Microsoft Defender Steps into the Cybersecurity Breach with New Threat Hunting Services

by

August 15, 2022

Nicholas McCourtAccording to its announcement last year, Microsoft is going in big on cybersecurity, to the tune of $50 billion in new investments over the next five years. Now we’re starting to see some significant new products coming out of that investment. Most notably, the amping up of Microsoft Defender, the company’s centralized threat hunting products on their platforms, is now managed for your company by Microsoft engineers.

This announcement is big news for a few reasons. First, it shows that significant platform companies commit to integrating enterprise-grade cybersecurity products into their productivity platforms. And second, it proves that they’re willing to hire engineers that will manage threat hunting affordably for companies with small and medium-sized businesses (SMBs) with less than 300 employees.

 

Microsoft Defender: Part of a Growing Market

It’s important to mention that Microsoft is hardly the only player in this space. Other major companies like Artic Wolf and CrowdStrike have been offering similar “concierge security” services for years, also priced at a per-user level that’s doable for most small or medium-sized businesses.

What’s significant here is not necessarily the increase in competition. It is the commitment to cybersecurity consolidation Microsoft is showing. Microsoft joined a cadre of tech firms last year, pledging to help fill 500,000 cybersecurity jobs in the U.S. alone. Rest assured, many of those jobs will create customer and MSP-facing cybersecurity experts who can help mitigate threats from Microsoft headquarters.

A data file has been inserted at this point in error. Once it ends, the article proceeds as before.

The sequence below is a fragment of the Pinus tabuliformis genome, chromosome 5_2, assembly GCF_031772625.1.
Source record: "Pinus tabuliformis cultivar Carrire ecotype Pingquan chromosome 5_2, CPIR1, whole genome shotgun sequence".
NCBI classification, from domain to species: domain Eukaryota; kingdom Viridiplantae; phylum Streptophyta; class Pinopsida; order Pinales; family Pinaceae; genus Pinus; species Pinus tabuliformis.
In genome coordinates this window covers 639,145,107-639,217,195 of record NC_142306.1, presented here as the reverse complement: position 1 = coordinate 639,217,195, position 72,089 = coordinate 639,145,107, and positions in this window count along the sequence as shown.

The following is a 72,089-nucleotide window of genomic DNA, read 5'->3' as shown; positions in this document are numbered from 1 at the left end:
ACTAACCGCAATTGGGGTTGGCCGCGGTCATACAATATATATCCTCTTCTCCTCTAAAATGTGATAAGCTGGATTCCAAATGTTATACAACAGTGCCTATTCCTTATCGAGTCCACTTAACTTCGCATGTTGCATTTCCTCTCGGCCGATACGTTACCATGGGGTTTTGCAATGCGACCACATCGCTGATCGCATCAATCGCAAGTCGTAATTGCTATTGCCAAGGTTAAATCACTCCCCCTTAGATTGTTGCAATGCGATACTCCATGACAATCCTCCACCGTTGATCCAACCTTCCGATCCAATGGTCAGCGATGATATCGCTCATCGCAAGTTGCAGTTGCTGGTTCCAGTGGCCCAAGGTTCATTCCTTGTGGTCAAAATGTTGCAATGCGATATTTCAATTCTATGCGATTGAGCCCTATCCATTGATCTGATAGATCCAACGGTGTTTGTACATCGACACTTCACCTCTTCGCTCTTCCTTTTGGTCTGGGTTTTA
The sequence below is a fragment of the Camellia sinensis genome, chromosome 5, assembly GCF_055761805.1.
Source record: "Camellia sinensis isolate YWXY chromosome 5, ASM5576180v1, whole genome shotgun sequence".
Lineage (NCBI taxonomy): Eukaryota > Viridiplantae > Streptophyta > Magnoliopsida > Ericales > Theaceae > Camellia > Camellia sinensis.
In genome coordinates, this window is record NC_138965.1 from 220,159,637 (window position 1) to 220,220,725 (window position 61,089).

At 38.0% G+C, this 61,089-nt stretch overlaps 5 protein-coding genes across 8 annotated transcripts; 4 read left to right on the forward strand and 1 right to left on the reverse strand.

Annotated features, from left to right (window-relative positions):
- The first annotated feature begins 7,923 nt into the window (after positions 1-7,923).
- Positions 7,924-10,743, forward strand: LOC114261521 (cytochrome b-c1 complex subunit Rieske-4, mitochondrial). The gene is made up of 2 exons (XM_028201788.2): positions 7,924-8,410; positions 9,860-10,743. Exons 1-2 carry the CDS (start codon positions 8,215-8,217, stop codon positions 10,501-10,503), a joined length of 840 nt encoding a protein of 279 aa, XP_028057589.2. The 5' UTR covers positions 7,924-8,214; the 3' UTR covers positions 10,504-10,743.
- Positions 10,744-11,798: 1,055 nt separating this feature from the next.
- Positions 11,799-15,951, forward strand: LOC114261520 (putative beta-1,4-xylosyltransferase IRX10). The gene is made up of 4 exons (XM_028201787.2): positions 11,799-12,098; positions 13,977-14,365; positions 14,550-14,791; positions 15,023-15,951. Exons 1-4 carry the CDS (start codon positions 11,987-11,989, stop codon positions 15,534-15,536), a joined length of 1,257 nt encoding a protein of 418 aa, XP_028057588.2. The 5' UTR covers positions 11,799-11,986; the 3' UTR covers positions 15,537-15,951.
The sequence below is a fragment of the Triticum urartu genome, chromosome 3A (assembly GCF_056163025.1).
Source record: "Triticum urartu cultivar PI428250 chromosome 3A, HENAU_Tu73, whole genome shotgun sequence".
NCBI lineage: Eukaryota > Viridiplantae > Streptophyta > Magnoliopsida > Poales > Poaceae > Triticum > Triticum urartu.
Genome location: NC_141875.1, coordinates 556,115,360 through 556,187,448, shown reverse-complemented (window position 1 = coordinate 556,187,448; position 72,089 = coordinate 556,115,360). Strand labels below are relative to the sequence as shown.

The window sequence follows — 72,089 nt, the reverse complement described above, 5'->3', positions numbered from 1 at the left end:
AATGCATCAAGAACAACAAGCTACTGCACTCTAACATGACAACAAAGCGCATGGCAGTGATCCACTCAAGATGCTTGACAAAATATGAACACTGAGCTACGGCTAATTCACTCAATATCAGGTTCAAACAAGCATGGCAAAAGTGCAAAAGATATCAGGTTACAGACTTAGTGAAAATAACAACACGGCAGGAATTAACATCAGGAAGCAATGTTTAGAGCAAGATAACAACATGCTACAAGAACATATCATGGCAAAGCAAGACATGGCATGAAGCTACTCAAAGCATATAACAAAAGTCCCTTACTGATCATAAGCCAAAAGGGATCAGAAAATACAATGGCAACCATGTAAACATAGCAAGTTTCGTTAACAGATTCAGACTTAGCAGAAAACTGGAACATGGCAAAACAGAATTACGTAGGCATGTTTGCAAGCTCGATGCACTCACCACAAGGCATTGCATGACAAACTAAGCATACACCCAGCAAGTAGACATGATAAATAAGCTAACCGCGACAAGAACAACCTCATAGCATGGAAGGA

What Microsoft does, other tech companies are sure to follow. Whenever there’s that much investment and movement around cybersecurity, it’s great for business. It means that in the future, we’ll likely see similar investments from other platform companies and app developers, and we’ll be able to stitch together security capabilities from more sources. It’s a whole new level of choice in the market.

So, what kinds of services can you expect from Microsoft Defender? Let’s take a closer look.

Microsoft’s New Cybersecurity Offerings: Breaking It Down

Microsoft’s new lineup of security products centralizes the management of security monitoring at Microsoft and much of the mitigation, too, so clients can take a more global view of their security posture. The company also has partner programs that will manage platform security in concert with a managed service IT provider if your company is working with one.

Specifically, Microsoft has announced it has:

  • Launched Microsoft Defender Threat Hunting Services, which uses a complex web of AI and Microsoft experts to flag issues in subscriber devices, as well as systems running the Office 365 Productivity platform, Microsoft cloud applications, and identity programs. This program is available as an upgraded feature for current customers with the Microsoft Business Premium service or as a standalone program for $3 per user per month.

 

  • Built out Microsoft Defender Experts for XDR (Extended Detection Response), which offers everything Defender does, but with more advanced data, reporting, and management tools, as well as a cadre of Microsoft engineers who stand by to help companies act on and mitigate threats. By the time you make tweaks and additions to this program, it usually costs an added $10 to $14 a month for the service per user.

 

As of March 1st, Microsoft made Defender for Business available to its Microsoft 365 Business Premium customers, with MSP partners able to manage it through its Lighthouse platform.